I marked each case with the bullet runout, this time in red and again made the mark at the point of greatest eccentricity. Generally speaking, the maximum bullet runout occured at the same orientation as did the maximum case neck runout. This indicates that while the seating die may contribute to runout through its own imperfections, the bullet is largely following the established eccentricity in the neck.
On my table, I wrote the bullet runout next to the neck runout and subtracted to determine how much additional runout was induced by the seating die. In most cases there was a little more runout when measuring the bullet. However, many remained unchanged and more than a few improved, especially with the best die - this was a real surprise. I was also surprised by the finishing order of the dies. You might be surprised too. I will say, though, that all were acceptable for general reloading and Highpower match use.

The Rankings
And now, the moment you've been waiting for...
#1 - Redding Competition Seating Die (sliding sleeve type, threaded die)
The Redding, which I expected to finish high, did what I thought couldn't be done - it produced rounds with an average runout that was less than the average case neck runout of the brass used. In none of the ten rounds loaded did the Redding increase the runout; it either held exactly the same or it decreased. The Redding, with an Average Runout Change of -0.0003" is the winner. The negative sign, of course, indicates a reduction in runout.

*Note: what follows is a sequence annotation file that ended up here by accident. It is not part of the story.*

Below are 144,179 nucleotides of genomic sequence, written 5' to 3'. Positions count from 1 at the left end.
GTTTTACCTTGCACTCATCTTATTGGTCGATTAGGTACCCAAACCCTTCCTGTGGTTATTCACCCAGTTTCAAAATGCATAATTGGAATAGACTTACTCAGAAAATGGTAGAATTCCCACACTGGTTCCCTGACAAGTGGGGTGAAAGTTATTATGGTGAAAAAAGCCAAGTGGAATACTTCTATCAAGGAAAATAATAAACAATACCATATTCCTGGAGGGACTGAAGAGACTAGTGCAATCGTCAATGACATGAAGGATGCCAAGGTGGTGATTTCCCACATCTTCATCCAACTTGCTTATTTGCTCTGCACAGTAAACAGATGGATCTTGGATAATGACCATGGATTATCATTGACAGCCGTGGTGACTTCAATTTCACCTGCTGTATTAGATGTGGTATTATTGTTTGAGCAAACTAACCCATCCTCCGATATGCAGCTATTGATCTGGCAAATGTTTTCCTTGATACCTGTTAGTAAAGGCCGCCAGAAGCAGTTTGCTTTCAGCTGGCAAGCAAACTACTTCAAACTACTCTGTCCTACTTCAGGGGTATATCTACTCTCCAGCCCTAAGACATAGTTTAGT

However, it's important to note that we're using a mathematical calculation that gives a result that is smaller than the precision with which we can measure runout, so take the numbers as what they are - smaller than we can reliably guarantee and more of a ranking indicator than an exact measure of probable runout results. This applies to all the dies.

#2 - Wilson (chamber type, for arbor press)
I expected the Wilson to come out on top, given it's long-standing reputation as the best seating die and its near universal use in Benchrest shooting. It didn't quite work out that way, but the Wilson was very good, with only three rounds increasing runout and an equal number decreasing, the remainder were zero-change. Wilson Average Runout Change: +0.00015".
#3 - RCBS Standard Die (standard threaded die)